McLean’s Alisha Moreland-Capuia, MD, Joins Event on Racism in Our Community

January 3, 2022

In the Fall of 2021, McLean Hospital’s Alisha Moreland-Capuia, MD, took part in a community outreach event sponsored by Mass General Brigham (MGB) that explored the impact of racism on our community and offered possible solutions.

“Coming Together for Change: A Mass General Brigham Virtual Event” was presented by MGB’s Committee for Advancing Diversity and Inclusion, in collaboration with the Big Brothers Big Sisters of Eastern Massachusetts, Kreateabuzz Documentary Films, and McLean Hospital.

During the presentation, Moreland-Capuia described her work in bringing the concept of trauma-informed care to various systems in our communities, including education, criminal justice, employment, and families. She discussed how training organizations, educators, government officials, and others in “trauma-informed organizational change” can improve the lives of youth, adults, and families.

Moreland-Capuia, who serves as director of Trauma-Informed Treatment, Consultation, and Outreach at McLean, said “it is important to understand that rage is the emotion of the invisible and unheard and violence is the act of the invisible and unheard in the context of unmet need. I do believe that any system that seeks to play a vital role in disrupting violence and promoting healing must appreciate these two things.”

Young woman watching laptop

Focusing on systems, Moreland-Capuia asserted, “What we know from literature is that when folks are aware of what trauma is and how it shows up, we’re able to help prevent it, and that actually helps whole communities and individuals heal. So, here’s an opportunity to think about what it means to be trauma informed.”

Moreland-Capuia’s remarks came during a panel discussion that followed the screening of a portion of the documentary “This Ain’t Normal.” This Emmy-nominated film presents the stories of several young men and women from Boston whose lives have been impacted by involvement in gangs, crime, and the criminal justice system. The film also highlights the efforts of social workers to help these individuals find a positive path forward in life.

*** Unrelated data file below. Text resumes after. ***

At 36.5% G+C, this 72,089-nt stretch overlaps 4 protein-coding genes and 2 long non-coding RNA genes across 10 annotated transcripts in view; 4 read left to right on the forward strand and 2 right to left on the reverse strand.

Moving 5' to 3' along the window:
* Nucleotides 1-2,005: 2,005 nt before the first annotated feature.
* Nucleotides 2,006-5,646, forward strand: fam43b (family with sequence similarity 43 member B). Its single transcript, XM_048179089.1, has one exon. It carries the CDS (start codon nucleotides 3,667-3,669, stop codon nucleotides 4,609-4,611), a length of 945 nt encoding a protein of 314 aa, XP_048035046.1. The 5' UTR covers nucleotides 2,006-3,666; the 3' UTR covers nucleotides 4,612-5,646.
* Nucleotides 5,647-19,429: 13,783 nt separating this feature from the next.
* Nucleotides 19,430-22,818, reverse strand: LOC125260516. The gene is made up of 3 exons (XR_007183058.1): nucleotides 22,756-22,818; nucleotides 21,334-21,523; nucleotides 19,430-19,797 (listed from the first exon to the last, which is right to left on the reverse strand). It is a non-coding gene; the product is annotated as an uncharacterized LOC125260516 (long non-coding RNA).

For the panel discussion, Moreland-Capuia was joined by Kreateabuzz’s Rudy Hipolite, the director of “This Ain’t Normal,” and peer specialists Donald M. Osgood, Sr., and Leroy “Bum” Peeples. Trey Pound, a young man whose story is featured in the documentary, also contributed to the discussion.

Each panelist described their unique experiences in confronting the social, cultural, economic, and mental health challenges posed by racism. Each called for greater understanding of the systemic issues that plague certain communities. They encouraged more collaboration between government leaders and everyday citizens to tackle these persistent problems.

Drawing on her practice and research, Moreland-Capuia also stressed the importance of providing mental health services to help those impacted by racism.

“These are human beings who have deep needs and who have had profound things happen to them that have changed them fundamentally,” Moreland-Capuia stated. “Every single one of us deserves support, and counseling and therapy is the kind of support that every single one of us deserves and should seek because it does help.”

The event concluded with a talk by representatives from Big Brothers Big Sisters of Eastern Massachusetts, who discussed opportunities for community involvement, and a presentation of a resource guide from MGB.

For those interested in watching the full-length version of “This Ain’t Normal,” it is available for rent or purchase on the following platforms: iTunes, Vudu, Google Play, and YouTube.

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